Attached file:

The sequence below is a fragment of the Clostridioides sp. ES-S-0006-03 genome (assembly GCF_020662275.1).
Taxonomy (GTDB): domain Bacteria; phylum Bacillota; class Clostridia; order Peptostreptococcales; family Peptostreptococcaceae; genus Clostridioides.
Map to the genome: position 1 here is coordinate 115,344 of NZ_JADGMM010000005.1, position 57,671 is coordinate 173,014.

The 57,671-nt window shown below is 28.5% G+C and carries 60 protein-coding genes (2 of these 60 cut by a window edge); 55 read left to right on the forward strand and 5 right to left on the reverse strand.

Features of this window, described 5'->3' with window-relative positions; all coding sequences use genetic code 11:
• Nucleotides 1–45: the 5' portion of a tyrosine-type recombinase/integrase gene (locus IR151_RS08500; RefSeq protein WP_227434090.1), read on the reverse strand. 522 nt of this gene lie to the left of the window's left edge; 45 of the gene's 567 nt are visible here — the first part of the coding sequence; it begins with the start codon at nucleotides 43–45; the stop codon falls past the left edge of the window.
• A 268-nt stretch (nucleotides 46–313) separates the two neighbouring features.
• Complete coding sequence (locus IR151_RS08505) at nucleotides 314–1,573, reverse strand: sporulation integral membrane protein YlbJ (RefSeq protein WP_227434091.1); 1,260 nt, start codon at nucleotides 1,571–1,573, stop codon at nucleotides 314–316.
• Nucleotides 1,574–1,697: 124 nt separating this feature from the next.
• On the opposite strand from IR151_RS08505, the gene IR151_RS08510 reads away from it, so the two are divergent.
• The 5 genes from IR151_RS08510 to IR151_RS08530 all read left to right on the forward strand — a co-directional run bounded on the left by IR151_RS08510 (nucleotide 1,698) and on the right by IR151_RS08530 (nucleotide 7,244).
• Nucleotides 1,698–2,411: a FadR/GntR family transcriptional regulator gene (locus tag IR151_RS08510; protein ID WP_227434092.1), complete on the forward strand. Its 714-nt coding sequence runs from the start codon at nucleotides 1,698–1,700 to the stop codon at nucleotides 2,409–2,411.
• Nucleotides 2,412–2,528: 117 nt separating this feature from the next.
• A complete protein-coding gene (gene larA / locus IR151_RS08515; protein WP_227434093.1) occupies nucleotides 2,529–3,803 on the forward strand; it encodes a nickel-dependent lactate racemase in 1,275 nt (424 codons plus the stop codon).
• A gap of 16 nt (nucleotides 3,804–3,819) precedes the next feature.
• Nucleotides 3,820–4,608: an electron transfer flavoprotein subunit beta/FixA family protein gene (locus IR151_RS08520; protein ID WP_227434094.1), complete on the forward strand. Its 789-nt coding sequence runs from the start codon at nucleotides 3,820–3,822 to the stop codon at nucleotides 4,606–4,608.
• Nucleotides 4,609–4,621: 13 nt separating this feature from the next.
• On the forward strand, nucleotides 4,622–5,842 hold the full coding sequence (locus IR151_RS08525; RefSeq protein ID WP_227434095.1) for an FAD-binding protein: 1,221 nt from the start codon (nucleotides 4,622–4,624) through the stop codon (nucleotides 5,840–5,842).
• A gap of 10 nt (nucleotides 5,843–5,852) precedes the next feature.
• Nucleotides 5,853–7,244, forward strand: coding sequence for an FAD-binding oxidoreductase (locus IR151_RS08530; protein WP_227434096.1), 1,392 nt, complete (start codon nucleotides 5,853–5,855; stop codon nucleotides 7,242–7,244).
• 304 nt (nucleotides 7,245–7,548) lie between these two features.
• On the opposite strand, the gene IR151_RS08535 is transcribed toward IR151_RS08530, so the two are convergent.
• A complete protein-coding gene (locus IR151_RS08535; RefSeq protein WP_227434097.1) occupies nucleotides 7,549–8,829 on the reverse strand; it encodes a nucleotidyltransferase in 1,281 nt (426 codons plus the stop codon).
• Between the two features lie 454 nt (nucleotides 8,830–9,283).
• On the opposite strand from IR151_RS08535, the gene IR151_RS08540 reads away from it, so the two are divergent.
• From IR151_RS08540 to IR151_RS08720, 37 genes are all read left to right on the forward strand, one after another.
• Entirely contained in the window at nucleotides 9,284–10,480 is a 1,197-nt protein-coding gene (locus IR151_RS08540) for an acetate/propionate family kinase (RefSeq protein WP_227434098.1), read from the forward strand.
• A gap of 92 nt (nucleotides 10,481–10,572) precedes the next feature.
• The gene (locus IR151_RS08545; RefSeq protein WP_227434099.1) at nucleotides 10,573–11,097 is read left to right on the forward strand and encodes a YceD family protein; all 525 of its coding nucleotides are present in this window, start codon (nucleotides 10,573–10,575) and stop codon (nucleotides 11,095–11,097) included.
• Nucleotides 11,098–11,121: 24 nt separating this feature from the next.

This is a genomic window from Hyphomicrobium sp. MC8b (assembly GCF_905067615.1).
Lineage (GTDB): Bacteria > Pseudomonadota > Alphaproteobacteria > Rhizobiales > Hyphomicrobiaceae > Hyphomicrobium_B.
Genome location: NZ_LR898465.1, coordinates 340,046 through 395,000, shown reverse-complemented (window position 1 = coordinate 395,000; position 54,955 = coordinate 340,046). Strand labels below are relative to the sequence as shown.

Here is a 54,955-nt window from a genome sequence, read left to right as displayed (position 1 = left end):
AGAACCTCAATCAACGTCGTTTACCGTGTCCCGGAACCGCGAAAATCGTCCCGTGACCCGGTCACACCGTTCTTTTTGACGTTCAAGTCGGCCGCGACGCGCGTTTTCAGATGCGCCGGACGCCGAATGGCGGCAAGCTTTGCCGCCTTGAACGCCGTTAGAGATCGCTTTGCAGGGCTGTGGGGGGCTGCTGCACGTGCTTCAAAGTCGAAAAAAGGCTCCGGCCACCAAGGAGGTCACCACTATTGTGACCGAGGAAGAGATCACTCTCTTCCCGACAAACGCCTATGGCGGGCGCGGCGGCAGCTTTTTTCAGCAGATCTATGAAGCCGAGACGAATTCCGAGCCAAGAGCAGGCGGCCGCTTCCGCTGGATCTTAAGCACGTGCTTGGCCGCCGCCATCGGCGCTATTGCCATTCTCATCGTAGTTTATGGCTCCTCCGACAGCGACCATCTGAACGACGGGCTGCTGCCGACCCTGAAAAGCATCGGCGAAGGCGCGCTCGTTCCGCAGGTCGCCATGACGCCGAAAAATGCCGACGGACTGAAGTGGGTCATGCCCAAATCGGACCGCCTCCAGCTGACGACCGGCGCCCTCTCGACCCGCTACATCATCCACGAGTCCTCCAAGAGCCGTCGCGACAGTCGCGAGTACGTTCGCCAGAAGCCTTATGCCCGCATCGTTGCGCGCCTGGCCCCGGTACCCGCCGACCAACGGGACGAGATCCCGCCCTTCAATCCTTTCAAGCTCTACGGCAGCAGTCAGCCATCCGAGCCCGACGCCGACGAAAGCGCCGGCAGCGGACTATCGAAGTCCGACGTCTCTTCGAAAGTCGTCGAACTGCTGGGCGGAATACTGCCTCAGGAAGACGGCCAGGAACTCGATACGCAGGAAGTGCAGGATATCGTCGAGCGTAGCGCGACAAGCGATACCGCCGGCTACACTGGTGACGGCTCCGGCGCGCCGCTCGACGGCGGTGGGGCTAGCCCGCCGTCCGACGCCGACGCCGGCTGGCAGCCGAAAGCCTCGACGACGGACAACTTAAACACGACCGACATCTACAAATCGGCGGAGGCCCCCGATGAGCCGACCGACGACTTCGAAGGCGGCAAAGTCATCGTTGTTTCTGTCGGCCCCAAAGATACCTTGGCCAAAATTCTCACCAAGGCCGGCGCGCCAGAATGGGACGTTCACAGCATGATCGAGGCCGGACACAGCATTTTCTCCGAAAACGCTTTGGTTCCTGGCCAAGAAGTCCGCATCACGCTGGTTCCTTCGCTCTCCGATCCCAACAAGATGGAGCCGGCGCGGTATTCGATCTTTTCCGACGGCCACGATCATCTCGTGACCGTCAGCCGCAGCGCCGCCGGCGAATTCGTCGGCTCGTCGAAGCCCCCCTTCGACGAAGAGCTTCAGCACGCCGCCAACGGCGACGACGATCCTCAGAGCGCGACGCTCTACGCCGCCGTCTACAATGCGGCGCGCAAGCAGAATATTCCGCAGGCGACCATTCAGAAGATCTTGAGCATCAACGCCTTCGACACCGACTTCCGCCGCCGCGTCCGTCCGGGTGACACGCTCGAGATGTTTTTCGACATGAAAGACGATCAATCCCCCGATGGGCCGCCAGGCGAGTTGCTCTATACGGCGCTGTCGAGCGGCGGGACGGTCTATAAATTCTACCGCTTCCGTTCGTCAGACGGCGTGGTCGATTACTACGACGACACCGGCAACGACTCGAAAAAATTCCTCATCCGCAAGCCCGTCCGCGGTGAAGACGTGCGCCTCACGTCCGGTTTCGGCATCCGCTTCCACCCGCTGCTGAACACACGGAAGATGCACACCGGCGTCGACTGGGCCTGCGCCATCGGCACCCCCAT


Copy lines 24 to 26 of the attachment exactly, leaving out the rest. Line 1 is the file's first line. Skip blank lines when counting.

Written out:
• Between the two features lie 454 nt (nucleotides 8,830–9,283).
• On the opposite strand from IR151_RS08535, the gene IR151_RS08540 reads away from it, so the two are divergent.
• From IR151_RS08540 to IR151_RS08720, 37 genes are all read left to right on the forward strand, one after another.